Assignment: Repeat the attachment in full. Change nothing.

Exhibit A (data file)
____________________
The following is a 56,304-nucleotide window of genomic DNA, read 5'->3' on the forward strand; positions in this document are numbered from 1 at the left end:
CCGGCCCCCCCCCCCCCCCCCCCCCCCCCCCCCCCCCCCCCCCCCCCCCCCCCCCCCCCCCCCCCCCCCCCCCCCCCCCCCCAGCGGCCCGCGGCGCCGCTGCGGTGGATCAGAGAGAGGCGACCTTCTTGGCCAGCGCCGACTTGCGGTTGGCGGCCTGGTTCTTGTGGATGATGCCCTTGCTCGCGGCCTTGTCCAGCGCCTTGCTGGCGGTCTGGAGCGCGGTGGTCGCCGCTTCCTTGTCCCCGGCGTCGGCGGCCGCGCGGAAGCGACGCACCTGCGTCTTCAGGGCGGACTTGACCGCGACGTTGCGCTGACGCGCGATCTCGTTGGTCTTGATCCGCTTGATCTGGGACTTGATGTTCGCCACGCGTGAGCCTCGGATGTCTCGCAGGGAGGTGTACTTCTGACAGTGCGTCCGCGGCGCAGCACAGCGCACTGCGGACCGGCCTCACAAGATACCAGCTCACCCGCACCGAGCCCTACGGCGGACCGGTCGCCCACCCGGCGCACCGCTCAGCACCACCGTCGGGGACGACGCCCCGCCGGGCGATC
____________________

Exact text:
The following is a 56,304-nucleotide window of genomic DNA, read 5'->3' on the forward strand; positions in this document are numbered from 1 at the left end:
CCGGCCCCCCCCCCCCCCCCCCCCCCCCCCCCCCCCCCCCCCCCCCCCCCCCCCCCCCCCCCCCCCCCCCCCCCCCCCCCCCAGCGGCCCGCGGCGCCGCTGCGGTGGATCAGAGAGAGGCGACCTTCTTGGCCAGCGCCGACTTGCGGTTGGCGGCCTGGTTCTTGTGGATGATGCCCTTGCTCGCGGCCTTGTCCAGCGCCTTGCTGGCGGTCTGGAGCGCGGTGGTCGCCGCTTCCTTGTCCCCGGCGTCGGCGGCCGCGCGGAAGCGACGCACCTGCGTCTTCAGGGCGGACTTGACCGCGACGTTGCGCTGACGCGCGATCTCGTTGGTCTTGATCCGCTTGATCTGGGACTTGATGTTCGCCACGCGTGAGCCTCGGATGTCTCGCAGGGAGGTGTACTTCTGACAGTGCGTCCGCGGCGCAGCACAGCGCACTGCGGACCGGCCTCACAAGATACCAGCTCACCCGCACCGAGCCCTACGGCGGACCGGTCGCCCACCCGGCGCACCGCTCAGCACCACCGTCGGGGACGACGCCCCGCCGGGCGATC